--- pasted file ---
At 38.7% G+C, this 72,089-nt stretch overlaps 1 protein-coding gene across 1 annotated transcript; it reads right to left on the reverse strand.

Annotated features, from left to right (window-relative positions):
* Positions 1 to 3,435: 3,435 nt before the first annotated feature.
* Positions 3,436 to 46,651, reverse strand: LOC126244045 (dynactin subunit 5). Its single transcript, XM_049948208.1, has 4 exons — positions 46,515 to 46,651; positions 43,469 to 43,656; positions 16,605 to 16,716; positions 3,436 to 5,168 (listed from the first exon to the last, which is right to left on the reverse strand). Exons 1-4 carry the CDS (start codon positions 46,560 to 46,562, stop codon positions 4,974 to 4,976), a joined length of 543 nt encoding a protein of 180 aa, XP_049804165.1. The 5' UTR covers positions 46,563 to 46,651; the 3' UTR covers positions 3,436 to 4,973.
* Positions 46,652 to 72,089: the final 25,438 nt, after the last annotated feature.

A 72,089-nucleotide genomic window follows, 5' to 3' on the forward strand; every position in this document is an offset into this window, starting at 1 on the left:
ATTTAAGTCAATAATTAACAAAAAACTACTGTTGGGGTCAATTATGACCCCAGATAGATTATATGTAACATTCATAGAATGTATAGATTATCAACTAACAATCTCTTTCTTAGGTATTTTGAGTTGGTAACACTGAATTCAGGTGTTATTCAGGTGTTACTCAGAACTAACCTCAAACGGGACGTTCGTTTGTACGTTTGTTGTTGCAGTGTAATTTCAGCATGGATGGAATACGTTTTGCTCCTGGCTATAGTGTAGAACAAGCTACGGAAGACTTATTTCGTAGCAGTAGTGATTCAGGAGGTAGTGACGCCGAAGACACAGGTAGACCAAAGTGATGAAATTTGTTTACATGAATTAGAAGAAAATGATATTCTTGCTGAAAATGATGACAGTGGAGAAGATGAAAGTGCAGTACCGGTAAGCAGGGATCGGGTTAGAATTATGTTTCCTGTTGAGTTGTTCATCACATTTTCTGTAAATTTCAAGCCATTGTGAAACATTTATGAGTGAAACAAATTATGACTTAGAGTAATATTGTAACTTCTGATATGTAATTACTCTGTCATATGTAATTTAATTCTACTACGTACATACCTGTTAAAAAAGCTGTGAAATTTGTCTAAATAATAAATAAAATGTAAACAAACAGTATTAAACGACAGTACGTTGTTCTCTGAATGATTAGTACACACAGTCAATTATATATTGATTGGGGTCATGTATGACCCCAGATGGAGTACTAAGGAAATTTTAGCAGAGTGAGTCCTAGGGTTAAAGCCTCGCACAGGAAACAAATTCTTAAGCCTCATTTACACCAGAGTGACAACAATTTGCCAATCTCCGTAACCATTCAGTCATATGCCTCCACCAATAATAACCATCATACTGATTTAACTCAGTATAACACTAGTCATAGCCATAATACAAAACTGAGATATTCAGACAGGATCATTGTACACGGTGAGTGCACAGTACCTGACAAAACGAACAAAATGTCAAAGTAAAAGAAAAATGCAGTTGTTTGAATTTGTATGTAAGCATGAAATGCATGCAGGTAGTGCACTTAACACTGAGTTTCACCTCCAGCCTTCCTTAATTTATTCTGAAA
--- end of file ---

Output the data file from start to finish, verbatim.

At 38.7% G+C, this 72,089-nt stretch overlaps 1 protein-coding gene across 1 annotated transcript; it reads right to left on the reverse strand.

Annotated features, from left to right (window-relative positions):
* Positions 1 to 3,435: 3,435 nt before the first annotated feature.
* Positions 3,436 to 46,651, reverse strand: LOC126244045 (dynactin subunit 5). Its single transcript, XM_049948208.1, has 4 exons — positions 46,515 to 46,651; positions 43,469 to 43,656; positions 16,605 to 16,716; positions 3,436 to 5,168 (listed from the first exon to the last, which is right to left on the reverse strand). Exons 1-4 carry the CDS (start codon positions 46,560 to 46,562, stop codon positions 4,974 to 4,976), a joined length of 543 nt encoding a protein of 180 aa, XP_049804165.1. The 5' UTR covers positions 46,563 to 46,651; the 3' UTR covers positions 3,436 to 4,973.
* Positions 46,652 to 72,089: the final 25,438 nt, after the last annotated feature.

A 72,089-nucleotide genomic window follows, 5' to 3' on the forward strand; every position in this document is an offset into this window, starting at 1 on the left:
ATTTAAGTCAATAATTAACAAAAAACTACTGTTGGGGTCAATTATGACCCCAGATAGATTATATGTAACATTCATAGAATGTATAGATTATCAACTAACAATCTCTTTCTTAGGTATTTTGAGTTGGTAACACTGAATTCAGGTGTTATTCAGGTGTTACTCAGAACTAACCTCAAACGGGACGTTCGTTTGTACGTTTGTTGTTGCAGTGTAATTTCAGCATGGATGGAATACGTTTTGCTCCTGGCTATAGTGTAGAACAAGCTACGGAAGACTTATTTCGTAGCAGTAGTGATTCAGGAGGTAGTGACGCCGAAGACACAGGTAGACCAAAGTGATGAAATTTGTTTACATGAATTAGAAGAAAATGATATTCTTGCTGAAAATGATGACAGTGGAGAAGATGAAAGTGCAGTACCGGTAAGCAGGGATCGGGTTAGAATTATGTTTCCTGTTGAGTTGTTCATCACATTTTCTGTAAATTTCAAGCCATTGTGAAACATTTATGAGTGAAACAAATTATGACTTAGAGTAATATTGTAACTTCTGATATGTAATTACTCTGTCATATGTAATTTAATTCTACTACGTACATACCTGTTAAAAAAGCTGTGAAATTTGTCTAAATAATAAATAAAATGTAAACAAACAGTATTAAACGACAGTACGTTGTTCTCTGAATGATTAGTACACACAGTCAATTATATATTGATTGGGGTCATGTATGACCCCAGATGGAGTACTAAGGAAATTTTAGCAGAGTGAGTCCTAGGGTTAAAGCCTCGCACAGGAAACAAATTCTTAAGCCTCATTTACACCAGAGTGACAACAATTTGCCAATCTCCGTAACCATTCAGTCATATGCCTCCACCAATAATAACCATCATACTGATTTAACTCAGTATAACACTAGTCATAGCCATAATACAAAACTGAGATATTCAGACAGGATCATTGTACACGGTGAGTGCACAGTACCTGACAAAACGAACAAAATGTCAAAGTAAAAGAAAAATGCAGTTGTTTGAATTTGTATGTAAGCATGAAATGCATGCAGGTAGTGCACTTAACACTGAGTTTCACCTCCAGCCTTCCTTAATTTATTCTGAAA